Survey shows Malaysians lacking sleep

  • Wellness
  • Tuesday, 26 Mar 2019

Young Malaysian adults in the 25-29 age group make up 63% of those facing problems falling asleep — AFP


Nine out of 10 Malaysians suffer from one or more sleeping problems, according to the 2018 National Sleep Survey conducted by Nielsen Malaysia.

“Young adults in Malaysia aged 25 to 29 years old (63%) are the largest age group who take longer than 30 minutes to fall asleep,” said Edward Yong, a health consultant with AmLife International Sdn Bhd, the company which commissioned the survey.

He revealed that 50% of Malaysians rate their sleep quality as average.

Meanwhile, 35% of Malaysians face sleeping problems once or twice a week, and 20% of them face it as often as three of four times in a week.

Realising the quality of sleep they gain is not at the most satisfying level, 78% of Malaysians agree this sleeping problem could cause health issues and could affect one’s emotions, which could lead to mood swings.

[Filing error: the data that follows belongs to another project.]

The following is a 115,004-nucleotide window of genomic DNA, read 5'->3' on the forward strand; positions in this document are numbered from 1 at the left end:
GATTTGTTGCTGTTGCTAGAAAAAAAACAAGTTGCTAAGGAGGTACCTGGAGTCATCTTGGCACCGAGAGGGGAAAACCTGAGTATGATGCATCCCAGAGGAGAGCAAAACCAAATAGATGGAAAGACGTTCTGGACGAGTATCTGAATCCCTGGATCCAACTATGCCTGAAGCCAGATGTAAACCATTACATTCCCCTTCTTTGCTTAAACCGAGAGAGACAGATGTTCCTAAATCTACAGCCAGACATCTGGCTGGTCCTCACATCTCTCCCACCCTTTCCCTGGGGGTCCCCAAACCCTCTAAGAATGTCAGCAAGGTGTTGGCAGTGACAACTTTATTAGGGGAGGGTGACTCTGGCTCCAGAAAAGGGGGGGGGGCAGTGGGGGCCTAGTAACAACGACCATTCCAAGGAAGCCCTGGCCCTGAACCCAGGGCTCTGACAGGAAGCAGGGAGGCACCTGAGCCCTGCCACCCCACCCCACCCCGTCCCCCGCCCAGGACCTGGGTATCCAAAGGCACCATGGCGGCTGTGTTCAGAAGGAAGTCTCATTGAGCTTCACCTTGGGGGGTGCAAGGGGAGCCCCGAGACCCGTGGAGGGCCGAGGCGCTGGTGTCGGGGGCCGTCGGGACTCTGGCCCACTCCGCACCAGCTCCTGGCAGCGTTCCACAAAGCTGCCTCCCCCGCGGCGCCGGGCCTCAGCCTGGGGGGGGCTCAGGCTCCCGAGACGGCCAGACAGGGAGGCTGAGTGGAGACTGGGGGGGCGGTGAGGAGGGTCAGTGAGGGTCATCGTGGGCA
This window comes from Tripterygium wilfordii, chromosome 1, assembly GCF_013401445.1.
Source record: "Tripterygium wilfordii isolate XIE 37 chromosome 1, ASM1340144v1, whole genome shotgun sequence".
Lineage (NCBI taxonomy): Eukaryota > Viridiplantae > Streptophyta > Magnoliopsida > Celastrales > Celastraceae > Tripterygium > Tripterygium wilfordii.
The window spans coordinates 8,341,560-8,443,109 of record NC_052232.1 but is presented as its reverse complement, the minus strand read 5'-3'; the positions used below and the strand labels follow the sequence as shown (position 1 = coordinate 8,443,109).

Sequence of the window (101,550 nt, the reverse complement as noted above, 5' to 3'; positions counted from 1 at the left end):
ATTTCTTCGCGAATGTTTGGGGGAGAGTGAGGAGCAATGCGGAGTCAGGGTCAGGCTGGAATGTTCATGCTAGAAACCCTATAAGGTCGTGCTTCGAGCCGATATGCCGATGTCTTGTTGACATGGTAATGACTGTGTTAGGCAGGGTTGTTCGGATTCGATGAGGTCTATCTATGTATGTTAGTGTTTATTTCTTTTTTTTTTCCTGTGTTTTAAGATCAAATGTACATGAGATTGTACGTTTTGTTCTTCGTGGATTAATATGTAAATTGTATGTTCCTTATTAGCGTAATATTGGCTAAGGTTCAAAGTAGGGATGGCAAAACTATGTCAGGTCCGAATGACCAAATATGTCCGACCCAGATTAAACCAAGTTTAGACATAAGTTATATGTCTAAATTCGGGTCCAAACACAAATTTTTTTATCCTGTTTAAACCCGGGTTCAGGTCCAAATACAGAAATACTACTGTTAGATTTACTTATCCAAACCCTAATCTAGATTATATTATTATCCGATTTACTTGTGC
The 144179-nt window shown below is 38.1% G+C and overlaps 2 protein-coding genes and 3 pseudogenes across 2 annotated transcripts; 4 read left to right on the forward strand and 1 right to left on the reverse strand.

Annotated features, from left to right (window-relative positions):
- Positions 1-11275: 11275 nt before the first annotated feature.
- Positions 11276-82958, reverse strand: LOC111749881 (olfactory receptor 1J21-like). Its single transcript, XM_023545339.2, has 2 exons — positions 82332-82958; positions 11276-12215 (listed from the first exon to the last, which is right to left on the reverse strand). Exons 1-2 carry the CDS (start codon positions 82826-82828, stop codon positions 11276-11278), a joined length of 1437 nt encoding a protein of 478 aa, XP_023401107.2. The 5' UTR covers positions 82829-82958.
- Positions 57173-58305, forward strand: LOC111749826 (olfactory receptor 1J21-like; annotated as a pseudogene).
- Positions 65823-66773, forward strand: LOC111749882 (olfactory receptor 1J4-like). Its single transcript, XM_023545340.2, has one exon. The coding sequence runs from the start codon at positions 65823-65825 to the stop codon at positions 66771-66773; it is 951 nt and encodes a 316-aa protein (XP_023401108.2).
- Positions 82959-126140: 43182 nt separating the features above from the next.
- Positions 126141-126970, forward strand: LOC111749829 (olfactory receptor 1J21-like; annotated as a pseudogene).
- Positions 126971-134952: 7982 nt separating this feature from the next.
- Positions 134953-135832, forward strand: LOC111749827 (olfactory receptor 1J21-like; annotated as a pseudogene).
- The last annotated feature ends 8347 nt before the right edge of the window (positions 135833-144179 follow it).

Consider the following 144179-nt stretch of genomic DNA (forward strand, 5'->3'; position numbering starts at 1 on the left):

Yong said almost half of the respondents agree that finding natural solutions was important for better sleep.

The top five remedies which Malaysians are aware of include exercising (59%), lifestyle changes (54%), relaxation and meditation (48%), massage (46%) and aromatherapy (37%).

Thus, almost half of Malaysians (48%) rely on reading books, watching television and listening to the radio to call it a night.

These findings were presented at a media event to commemorate World Sleep Day, which falls on March 15 every year.

Another survey among the Asia-Pacific countries, conducted by the KJT Group on behalf of electronics company Philips, also showed similarities with Malaysians when 62% of the respondents describe their quality of sleep as moderate; almost half of them (44%) said their sleep had gotten worse in the past five years.

While continuous lethargy throughout the week is what bothers 60% of adults in Asia-Pacific countries, the respondents who participated in the study also shared several similar practices as Malaysians.They would try different methods to get better quality sleep such as watching television (33%), listening to calming music (24%), lessening caffeine intake (23%) and introducing a wake-up/sleep schedule (22%).

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